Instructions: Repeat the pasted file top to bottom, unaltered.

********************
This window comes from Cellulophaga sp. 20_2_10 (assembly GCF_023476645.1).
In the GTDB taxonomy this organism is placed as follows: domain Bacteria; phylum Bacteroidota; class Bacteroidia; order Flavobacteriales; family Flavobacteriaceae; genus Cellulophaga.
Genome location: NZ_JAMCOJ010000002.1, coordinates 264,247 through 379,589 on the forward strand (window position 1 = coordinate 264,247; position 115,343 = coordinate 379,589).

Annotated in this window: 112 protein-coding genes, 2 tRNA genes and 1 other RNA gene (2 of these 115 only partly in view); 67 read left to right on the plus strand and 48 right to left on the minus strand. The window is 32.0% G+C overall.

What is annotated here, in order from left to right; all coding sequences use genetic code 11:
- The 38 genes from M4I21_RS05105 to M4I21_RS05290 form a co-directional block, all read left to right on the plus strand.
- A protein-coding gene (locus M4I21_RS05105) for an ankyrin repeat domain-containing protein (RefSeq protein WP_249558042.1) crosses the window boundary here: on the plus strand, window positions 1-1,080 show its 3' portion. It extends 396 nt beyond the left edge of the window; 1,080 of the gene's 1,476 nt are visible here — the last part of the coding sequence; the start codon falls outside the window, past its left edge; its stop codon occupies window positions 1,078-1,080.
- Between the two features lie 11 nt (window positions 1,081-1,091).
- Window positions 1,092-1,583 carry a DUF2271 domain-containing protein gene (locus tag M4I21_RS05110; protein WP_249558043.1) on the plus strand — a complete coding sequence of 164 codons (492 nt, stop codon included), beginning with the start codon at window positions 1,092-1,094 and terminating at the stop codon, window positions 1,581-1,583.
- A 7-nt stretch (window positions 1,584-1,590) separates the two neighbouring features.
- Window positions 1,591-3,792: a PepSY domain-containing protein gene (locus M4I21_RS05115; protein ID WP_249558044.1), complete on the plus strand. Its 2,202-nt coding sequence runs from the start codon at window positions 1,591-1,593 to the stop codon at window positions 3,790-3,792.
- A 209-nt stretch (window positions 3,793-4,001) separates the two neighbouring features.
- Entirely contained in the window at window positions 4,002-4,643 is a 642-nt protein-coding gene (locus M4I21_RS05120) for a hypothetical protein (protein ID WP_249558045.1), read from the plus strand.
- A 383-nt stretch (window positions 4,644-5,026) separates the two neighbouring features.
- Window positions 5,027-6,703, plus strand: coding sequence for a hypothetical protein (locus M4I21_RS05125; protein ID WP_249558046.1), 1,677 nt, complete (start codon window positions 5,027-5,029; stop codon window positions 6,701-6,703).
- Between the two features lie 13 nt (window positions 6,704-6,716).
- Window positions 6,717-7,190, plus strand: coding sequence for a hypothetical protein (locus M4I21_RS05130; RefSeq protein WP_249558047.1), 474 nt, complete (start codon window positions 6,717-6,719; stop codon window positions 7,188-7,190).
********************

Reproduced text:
This window comes from Cellulophaga sp. 20_2_10 (assembly GCF_023476645.1).
In the GTDB taxonomy this organism is placed as follows: domain Bacteria; phylum Bacteroidota; class Bacteroidia; order Flavobacteriales; family Flavobacteriaceae; genus Cellulophaga.
Genome location: NZ_JAMCOJ010000002.1, coordinates 264,247 through 379,589 on the forward strand (window position 1 = coordinate 264,247; position 115,343 = coordinate 379,589).

Annotated in this window: 112 protein-coding genes, 2 tRNA genes and 1 other RNA gene (2 of these 115 only partly in view); 67 read left to right on the plus strand and 48 right to left on the minus strand. The window is 32.0% G+C overall.

What is annotated here, in order from left to right; all coding sequences use genetic code 11:
- The 38 genes from M4I21_RS05105 to M4I21_RS05290 form a co-directional block, all read left to right on the plus strand.
- A protein-coding gene (locus M4I21_RS05105) for an ankyrin repeat domain-containing protein (RefSeq protein WP_249558042.1) crosses the window boundary here: on the plus strand, window positions 1-1,080 show its 3' portion. It extends 396 nt beyond the left edge of the window; 1,080 of the gene's 1,476 nt are visible here — the last part of the coding sequence; the start codon falls outside the window, past its left edge; its stop codon occupies window positions 1,078-1,080.
- Between the two features lie 11 nt (window positions 1,081-1,091).
- Window positions 1,092-1,583 carry a DUF2271 domain-containing protein gene (locus tag M4I21_RS05110; protein WP_249558043.1) on the plus strand — a complete coding sequence of 164 codons (492 nt, stop codon included), beginning with the start codon at window positions 1,092-1,094 and terminating at the stop codon, window positions 1,581-1,583.
- A 7-nt stretch (window positions 1,584-1,590) separates the two neighbouring features.
- Window positions 1,591-3,792: a PepSY domain-containing protein gene (locus M4I21_RS05115; protein ID WP_249558044.1), complete on the plus strand. Its 2,202-nt coding sequence runs from the start codon at window positions 1,591-1,593 to the stop codon at window positions 3,790-3,792.
- A 209-nt stretch (window positions 3,793-4,001) separates the two neighbouring features.
- Entirely contained in the window at window positions 4,002-4,643 is a 642-nt protein-coding gene (locus M4I21_RS05120) for a hypothetical protein (protein ID WP_249558045.1), read from the plus strand.
- A 383-nt stretch (window positions 4,644-5,026) separates the two neighbouring features.
- Window positions 5,027-6,703, plus strand: coding sequence for a hypothetical protein (locus M4I21_RS05125; protein ID WP_249558046.1), 1,677 nt, complete (start codon window positions 5,027-5,029; stop codon window positions 6,701-6,703).
- Between the two features lie 13 nt (window positions 6,704-6,716).
- Window positions 6,717-7,190, plus strand: coding sequence for a hypothetical protein (locus M4I21_RS05130; RefSeq protein WP_249558047.1), 474 nt, complete (start codon window positions 6,717-6,719; stop codon window positions 7,188-7,190).